Driving in Malta
We heard mixed reports about driving in Malta. Most people simply said DON’T. Some articles online claimed it was fine, but a closer look often revealed that they’d been chauffeured around by a local. Which really isn’t the same experience as having to go out yourself and negotiate a car rental, orientate yourself, get lost multiple times, and take your life in your own hands out on the open roads. For us it was definitely one of the poorest driving experience we’ve had to date. It has tough competition with Croatia for winning that title. Driving a rental car in the off season in Malta was definitely doable, but it wasn’t very pleasant. And this is speaking as the passenger, not the driver. I wouldn’t want to try it at all during high season.
But if you want to see the best that Malta has to offer, then it’s inevitable that you’ll have to brave the open roads at some point. Public transport around the island is good, but not ideal in the windy weather of February. Or when travelling with children who tend to have their own unpredictable schedule that doesn’t fit around others. Ours likes to complain for most of the journey and then fall asleep just as we arrive anywhere interesting. Had we been travelling child-less then we would have had more time and energy to consider avoiding a car rental. Perhaps in the middle of summer it would be more attractive to just stay in a resort and relax all day too! In our case we decided to rent a car for three days and see how it went. We didn’t have a very set itinerary of places we absolutely had to see.
The roads themselves vary a lot. The not very useful map we had differentiated only between red, blue and yellow roads. The vast majority being yellow. In practise, a yellow road could be anything from straight and well-surfaced, to a narrow, dingy, bumpy, dirty track careening around sharp bends with stone walls tottering on either side of you. Some of these well-travelled roads are in need of some serious work and care. On the one hand, you need a decent engine in your car to feel any confidence that it will make it up the steeper hills. On the other hand, any good engine is going to suffer greatly after bumping along the neglected roads.
The rental car. Well. It was just about a car. Nicknamed ‘the crappest car’ by our child. The business we walked into to enquire about car rentals spent more time and effort trying to sell us a boat trip than explain the finer details of the rental he was offering. He gave us a low price, confirmed there were car seats for kids, then foisted us off on a woman who came racing up outside in a nifty rental car that zipped around the roads. We quickly found ourselves on the other side of Qawra filling out forms. Each one adding to the original estimate of the car rental cost. Then our rental car was pulled up outside. It looked similar on the exterior to the one we’d just been in, but it certainly didn’t move like a well-oiled machine.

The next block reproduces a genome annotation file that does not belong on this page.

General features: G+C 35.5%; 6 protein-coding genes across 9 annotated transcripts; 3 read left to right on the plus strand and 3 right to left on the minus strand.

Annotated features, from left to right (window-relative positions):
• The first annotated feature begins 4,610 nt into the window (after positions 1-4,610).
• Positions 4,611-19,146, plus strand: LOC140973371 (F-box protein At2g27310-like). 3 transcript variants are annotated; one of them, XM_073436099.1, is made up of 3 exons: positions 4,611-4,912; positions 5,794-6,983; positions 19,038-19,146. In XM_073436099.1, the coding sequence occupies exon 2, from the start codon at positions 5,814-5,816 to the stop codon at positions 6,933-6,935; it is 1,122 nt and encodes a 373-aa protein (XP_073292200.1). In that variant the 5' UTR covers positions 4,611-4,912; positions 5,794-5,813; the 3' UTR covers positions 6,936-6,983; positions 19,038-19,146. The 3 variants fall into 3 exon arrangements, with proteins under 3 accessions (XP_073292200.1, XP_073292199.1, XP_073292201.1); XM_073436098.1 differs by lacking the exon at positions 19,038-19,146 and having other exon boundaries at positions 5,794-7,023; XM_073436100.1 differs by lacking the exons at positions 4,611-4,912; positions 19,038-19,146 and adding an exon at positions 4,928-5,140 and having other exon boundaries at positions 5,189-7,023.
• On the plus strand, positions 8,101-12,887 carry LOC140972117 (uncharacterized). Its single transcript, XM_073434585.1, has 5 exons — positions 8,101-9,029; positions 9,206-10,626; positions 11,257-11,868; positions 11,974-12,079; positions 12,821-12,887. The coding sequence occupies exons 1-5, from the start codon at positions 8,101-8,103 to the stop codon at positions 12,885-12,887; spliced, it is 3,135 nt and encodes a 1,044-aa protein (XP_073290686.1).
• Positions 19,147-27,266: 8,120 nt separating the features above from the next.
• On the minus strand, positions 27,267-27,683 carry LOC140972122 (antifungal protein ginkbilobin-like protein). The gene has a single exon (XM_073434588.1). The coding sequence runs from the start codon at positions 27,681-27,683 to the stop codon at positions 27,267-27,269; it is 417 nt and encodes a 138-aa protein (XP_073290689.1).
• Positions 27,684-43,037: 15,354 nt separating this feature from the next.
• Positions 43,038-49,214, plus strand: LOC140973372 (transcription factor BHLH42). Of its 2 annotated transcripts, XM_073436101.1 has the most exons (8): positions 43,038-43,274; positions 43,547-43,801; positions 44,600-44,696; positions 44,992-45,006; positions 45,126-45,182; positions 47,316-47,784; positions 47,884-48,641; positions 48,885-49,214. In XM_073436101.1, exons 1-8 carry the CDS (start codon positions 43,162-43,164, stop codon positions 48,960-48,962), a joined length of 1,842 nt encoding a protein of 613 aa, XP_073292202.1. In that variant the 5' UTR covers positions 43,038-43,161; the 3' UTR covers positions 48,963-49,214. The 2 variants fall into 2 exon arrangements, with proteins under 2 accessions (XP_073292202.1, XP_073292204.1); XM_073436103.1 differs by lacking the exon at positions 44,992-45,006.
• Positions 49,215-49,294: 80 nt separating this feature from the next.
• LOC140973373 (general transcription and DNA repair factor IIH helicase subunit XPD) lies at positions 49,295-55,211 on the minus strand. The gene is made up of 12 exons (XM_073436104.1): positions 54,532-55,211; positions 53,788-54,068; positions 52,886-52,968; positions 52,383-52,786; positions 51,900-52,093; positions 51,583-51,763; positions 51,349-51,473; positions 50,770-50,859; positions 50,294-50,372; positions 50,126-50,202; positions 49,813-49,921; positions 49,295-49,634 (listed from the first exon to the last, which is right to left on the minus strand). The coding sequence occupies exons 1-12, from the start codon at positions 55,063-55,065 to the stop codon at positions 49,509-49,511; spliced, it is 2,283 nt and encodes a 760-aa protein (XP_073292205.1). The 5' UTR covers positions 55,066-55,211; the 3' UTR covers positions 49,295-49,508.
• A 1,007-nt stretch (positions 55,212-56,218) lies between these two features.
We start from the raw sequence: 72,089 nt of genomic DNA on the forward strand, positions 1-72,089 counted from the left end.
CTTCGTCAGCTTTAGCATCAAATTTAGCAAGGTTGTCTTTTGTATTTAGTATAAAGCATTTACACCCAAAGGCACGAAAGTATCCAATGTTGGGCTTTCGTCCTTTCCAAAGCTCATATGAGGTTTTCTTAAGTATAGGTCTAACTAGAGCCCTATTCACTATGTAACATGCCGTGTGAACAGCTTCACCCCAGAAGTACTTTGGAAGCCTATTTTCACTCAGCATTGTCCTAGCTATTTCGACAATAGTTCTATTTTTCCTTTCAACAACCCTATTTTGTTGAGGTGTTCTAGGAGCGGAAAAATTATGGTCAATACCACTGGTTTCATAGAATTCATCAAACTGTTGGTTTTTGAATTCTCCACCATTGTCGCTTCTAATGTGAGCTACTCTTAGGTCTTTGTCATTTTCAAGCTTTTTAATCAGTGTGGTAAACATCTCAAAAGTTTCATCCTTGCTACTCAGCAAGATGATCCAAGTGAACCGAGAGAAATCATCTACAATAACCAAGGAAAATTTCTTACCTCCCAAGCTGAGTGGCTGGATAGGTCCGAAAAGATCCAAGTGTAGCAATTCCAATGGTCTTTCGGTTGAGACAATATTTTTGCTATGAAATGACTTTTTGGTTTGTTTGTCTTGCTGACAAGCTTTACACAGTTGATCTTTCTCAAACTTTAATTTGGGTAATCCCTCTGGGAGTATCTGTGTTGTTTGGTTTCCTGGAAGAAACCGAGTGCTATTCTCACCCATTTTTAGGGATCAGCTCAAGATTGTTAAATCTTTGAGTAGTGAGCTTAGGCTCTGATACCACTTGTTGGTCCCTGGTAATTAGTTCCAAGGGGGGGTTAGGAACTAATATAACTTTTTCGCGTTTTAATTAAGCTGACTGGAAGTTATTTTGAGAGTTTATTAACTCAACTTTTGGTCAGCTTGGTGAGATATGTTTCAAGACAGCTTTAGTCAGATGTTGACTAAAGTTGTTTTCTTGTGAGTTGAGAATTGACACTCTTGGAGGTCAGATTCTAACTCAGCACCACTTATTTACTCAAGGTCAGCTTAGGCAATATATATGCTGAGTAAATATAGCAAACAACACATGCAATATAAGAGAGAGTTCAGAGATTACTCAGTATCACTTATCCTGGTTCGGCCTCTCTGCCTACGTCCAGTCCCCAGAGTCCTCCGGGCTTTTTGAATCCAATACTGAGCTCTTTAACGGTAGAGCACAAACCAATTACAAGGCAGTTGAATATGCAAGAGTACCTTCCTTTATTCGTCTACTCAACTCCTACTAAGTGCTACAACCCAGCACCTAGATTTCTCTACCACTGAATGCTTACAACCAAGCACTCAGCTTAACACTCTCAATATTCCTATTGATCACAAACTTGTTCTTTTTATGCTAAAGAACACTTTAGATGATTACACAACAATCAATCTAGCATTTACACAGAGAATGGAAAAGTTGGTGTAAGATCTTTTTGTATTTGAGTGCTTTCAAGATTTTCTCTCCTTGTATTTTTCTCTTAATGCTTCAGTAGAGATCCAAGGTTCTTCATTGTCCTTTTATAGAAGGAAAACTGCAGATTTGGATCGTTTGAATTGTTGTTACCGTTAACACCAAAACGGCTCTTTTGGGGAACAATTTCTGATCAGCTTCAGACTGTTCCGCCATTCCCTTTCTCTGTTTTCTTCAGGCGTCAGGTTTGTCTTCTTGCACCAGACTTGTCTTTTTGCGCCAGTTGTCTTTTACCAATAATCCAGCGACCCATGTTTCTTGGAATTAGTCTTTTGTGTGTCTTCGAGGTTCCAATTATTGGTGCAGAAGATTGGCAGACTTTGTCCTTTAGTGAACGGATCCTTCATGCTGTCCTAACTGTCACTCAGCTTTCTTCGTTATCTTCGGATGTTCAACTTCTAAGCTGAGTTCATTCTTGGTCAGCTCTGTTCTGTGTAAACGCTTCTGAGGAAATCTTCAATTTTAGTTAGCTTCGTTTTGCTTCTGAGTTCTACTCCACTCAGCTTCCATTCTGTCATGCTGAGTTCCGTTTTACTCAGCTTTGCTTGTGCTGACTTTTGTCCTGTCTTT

The car seat that was hauled out of storage didn’t look much worse than your average car rental seat. However we had massive difficulty lengthening and tightening the straps to get our son into the seat and securely fastened. After 20 minutes of us wrestling, the owners came out to try. They soon decided to bring out their alternative seat. Then discovered that the buckles on it were even rustier. So we were left with our child sucking in his breath and not moving while we tried to squeeze the clips together. The experience didn’t improve when we hit the road back to the hotel. Suspension, this car did not have. The clanking engine didn’t whisper promises of safe and hassle-free travel. More like a vague non-committal suggestion that it might make it up the next hill without breaking down. And if there’s one thing Malta isn’t short of, it’s sharp hills.
In the end we only used the car for two of the days. It did the job, and managed not to break down. It certainly wasn’t a pleasure to drive in any way. It’s possible we were particularly unlucky with the rental car we got, but the traffic is never going to improve. It’s not easy to avoid the worst of the traffic on the roads in Malta, or the worst of the roads. For a tourist in a rental car, driving is unlikely to be an enjoyable experience despite the sweeping views and blue waters out the window. Other drivers on the road aren’t particularly courteous and are very unpredictable. You have to keep a close eye out driving down village roads for oblivious van drivers that are parked, ready to suddenly pull out just as you’re driving past. A few collisions were very narrowly avoided by us swerving out of danger at the last second.
The worst case of roadside manners we saw was on the airport bus when we were travelling near Medina. The bus came up behind a car literally parked in the left lane on a steep hill at the start of a major roundabout. The driver studied his phone and totally ignored the irate bus driver blasting her horn for several minutes until she gave up and had to pull out around him. It’s not even like there wasn’t plenty of off-road parking available for him to use instead of sitting in the middle of a busy road. It’s a pity that driving in Malta isn’t less of an ordeal, as it’s certainly the best way to see the highlights of what Malta has to offer…
Great post! I spent a couple of holidays in Malta a few years ago, before they joined the EU – the roads (and cars!) were even worse then. When I was hiring a car, the advice given to me by the garage owner was “In Malta we do not drive on the left, we do not drive on the right, we drive in the shade” Turned out he wasn’t joking…..
Hah! That advice doesn’t surprise me at all. It’s certainly an experience to be out on the roads over there!